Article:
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Opitz trigonocephaly syndrome presenting with sudden unexplained death in the operating room: a case report

  • Laura Travan1Email author,
  • Vanna Pecile2,
  • Mariacristina Fertz1,
  • Antonella Fabretto2,
  • Pierpaolo Brovedani1,
  • Sergio Demarini1 and
  • John M Opitz3
Journal of Medical Case Reports20115:222

https://doi.org/10.1186/1752-1947-5-222

Received: 17 November 2010

Accepted: 21 June 2011

Published: 21 June 2011

Abstract

Introduction

Opitz trigonocephaly C syndrome (OTCS) is a rare malformation syndrome with the following features: synostosis of metopic suture, craniofacial abnormalities, severe mental retardation and a multitude of pathological findings affecting almost every organ system. OTCS is associated with a high mortality rate.

Case presentation

We describe the case of a Caucasian male baby who died at five months of age during surgical correction of the craniofacial anomaly.

Conclusion

As previously reported, OTCS may have an increased mortality rate during craniofacial surgery. Careful evaluation of surgery risk-benefit ratio is warranted in such patients.

Introduction

Opitz trigonocephaly C syndrome (OTCS) is a rare and heterogeneous genetic disorder characterized by synostosis of metopic suture, dysmorphic facial features, variable mental retardation and other congenital somatic and cerebral anomalies. Morbidity and mortality are very high. Fewer than 60 cases have been reported in the literature, mostly as single case reports or small series. We describe a white male baby who died at five months of age during surgery performed to correct the craniofacial anomaly.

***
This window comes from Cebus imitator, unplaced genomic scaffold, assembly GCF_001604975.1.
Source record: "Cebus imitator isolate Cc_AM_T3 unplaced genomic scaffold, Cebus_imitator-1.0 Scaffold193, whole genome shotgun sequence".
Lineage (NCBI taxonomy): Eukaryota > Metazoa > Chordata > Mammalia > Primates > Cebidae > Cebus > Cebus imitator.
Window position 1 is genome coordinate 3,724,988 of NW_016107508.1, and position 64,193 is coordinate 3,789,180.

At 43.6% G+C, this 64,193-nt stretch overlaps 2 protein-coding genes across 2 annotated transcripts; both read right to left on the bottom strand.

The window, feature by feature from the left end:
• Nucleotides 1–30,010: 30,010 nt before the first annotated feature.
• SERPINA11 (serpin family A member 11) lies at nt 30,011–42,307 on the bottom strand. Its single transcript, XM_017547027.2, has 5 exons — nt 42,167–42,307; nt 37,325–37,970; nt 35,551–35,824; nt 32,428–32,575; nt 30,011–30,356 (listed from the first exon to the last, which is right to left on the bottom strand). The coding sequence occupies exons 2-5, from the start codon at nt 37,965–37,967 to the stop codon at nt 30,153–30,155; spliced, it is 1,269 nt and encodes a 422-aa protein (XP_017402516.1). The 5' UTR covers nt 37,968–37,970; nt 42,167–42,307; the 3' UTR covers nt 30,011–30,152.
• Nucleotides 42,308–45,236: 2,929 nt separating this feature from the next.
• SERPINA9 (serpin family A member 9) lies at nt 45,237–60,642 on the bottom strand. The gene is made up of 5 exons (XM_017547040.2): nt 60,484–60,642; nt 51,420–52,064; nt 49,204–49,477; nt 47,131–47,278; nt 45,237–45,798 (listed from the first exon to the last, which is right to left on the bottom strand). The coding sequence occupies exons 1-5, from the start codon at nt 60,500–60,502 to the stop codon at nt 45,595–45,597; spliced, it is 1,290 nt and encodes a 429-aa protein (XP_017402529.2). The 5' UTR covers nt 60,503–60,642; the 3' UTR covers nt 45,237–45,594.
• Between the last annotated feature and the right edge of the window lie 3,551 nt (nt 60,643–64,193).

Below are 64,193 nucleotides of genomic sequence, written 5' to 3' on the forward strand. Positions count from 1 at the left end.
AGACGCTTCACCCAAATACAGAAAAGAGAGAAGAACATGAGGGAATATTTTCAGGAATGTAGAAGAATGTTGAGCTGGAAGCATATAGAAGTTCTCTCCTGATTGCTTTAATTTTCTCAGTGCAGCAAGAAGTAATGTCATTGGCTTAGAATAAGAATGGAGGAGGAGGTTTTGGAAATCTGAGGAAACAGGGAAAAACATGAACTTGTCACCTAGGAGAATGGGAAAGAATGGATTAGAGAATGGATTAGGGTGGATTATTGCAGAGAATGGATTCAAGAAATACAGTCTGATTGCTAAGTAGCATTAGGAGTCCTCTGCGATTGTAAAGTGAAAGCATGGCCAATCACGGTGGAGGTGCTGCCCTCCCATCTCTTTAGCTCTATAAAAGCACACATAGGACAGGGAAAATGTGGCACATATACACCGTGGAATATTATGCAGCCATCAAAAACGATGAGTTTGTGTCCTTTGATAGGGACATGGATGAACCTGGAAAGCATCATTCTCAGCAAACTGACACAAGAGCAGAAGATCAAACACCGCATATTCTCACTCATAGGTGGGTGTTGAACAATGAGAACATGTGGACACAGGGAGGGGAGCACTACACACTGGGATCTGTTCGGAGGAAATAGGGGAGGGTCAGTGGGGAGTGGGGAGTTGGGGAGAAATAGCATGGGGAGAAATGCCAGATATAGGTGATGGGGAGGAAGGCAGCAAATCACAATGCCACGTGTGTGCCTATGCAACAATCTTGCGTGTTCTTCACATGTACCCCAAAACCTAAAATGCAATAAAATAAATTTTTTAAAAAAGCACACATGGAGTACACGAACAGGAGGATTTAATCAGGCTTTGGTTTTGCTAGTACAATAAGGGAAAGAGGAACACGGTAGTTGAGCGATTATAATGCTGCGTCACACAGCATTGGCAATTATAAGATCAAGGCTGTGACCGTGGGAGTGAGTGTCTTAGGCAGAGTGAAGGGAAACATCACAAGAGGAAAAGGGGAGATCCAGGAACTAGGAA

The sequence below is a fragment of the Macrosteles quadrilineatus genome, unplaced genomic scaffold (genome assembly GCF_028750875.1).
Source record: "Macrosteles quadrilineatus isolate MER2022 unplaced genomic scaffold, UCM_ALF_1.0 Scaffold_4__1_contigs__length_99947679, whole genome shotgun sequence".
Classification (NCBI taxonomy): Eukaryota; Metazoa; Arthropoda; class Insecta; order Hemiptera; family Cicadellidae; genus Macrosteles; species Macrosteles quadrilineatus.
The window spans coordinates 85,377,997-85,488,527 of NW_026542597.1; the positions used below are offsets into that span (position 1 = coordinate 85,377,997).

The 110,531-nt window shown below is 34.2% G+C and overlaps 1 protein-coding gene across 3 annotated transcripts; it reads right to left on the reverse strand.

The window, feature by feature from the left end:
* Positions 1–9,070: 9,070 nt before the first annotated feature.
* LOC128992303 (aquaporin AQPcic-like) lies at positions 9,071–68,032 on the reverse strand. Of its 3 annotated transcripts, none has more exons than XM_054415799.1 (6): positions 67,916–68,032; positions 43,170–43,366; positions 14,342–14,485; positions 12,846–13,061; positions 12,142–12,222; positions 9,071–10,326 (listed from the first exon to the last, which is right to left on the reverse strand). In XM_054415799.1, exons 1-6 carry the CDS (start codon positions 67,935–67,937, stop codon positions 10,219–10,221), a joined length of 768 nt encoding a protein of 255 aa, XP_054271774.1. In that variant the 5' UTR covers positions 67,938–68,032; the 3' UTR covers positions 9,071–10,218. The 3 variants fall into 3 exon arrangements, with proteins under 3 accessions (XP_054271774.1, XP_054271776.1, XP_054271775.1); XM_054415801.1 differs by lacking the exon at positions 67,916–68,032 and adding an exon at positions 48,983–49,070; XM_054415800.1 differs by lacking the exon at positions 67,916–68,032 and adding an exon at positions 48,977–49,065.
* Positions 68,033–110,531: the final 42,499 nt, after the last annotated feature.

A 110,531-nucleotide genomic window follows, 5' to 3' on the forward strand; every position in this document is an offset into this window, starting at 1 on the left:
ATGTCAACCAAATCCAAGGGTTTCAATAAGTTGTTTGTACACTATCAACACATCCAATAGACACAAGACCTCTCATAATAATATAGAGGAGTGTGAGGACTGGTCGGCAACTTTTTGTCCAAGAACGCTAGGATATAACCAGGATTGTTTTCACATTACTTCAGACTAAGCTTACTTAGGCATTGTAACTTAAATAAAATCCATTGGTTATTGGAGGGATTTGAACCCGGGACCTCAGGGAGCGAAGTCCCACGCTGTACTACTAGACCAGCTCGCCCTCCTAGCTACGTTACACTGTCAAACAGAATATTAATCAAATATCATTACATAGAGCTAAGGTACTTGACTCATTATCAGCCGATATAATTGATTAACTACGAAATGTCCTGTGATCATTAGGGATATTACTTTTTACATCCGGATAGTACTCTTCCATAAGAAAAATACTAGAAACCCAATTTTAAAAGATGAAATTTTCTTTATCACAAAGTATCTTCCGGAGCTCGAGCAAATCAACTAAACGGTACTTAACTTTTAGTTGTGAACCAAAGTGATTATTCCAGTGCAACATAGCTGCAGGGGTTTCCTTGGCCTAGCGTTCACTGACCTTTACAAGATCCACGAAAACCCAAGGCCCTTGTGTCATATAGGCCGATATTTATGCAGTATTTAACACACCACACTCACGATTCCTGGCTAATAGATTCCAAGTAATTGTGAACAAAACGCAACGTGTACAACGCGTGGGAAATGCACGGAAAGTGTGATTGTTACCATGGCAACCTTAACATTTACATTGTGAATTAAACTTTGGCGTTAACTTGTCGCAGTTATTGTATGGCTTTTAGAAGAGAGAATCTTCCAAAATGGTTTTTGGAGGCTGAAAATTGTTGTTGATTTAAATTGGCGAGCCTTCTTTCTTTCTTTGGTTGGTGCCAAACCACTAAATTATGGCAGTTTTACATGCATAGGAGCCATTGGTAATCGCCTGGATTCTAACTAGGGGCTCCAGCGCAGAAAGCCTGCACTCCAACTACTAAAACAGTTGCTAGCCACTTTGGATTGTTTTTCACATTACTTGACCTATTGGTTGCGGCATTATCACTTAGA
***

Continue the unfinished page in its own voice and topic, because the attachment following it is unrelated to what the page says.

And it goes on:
Case Presentation

Our patient was a Caucasian baby, born to nonconsanguineous parents at 39 weeks of gestational age. This was the first pregnancy of a 30-year-old mother with a bicornuate uterus. Pregnancy was complicated by early intrauterine growth retardation; antenatal ultrasound assessment was otherwise reported as normal.

Labor and delivery were spontaneous. The Apgar score was 9 and 10, respectively at one and five minutes. Birth weight was 2470 g (< 3rd percentile, small for gestational age), length was 46.7 cm (3rd to 10th percentile), head circumference 33.1 cm (10th percentile).

At birth there was a marked trigonocephaly and other dysmorphic craniofacial features: micrognathia, upslanting eyelids, hypotelorism, depressed nasal bridge, low set ears. Cardiac and renal ultrasounds were normal. Computed tomography confirmed the early closure of metopic suture (Figure 1). Initially the baby was fed by nasogastric tube. At discharge after one week, he was fed completely by bottle.
Figure 1

Three-dimensional computerized tomography. See the fusion of metopic suture.

At 40 wks post-conceptional age brain MRI showed a small area of hyper-intensity under the posterior horn of the left ventricle (interpreted as calcification of a periventricular hemorrhage) and a diffused alteration of white periventricular matter (Figure 2).
Figure 2

Cerebral MRI (whitened T2 sequences), showing diffuse white matter periventricular hyperintensity (hypointensity in T1 sequences).

An auditory brain stem response (ABR) test performed at 44 weeks revealed an absent pattern on the left ear.

Clinical evaluation during the first four months of life did not show an evident psychomotor delay; however fidgety activity seemed absent.

Chromosome analysis showed a normal 46 XY karyotype. We also performed single-nucleotide polymorphism (SNP) array without any significant finding.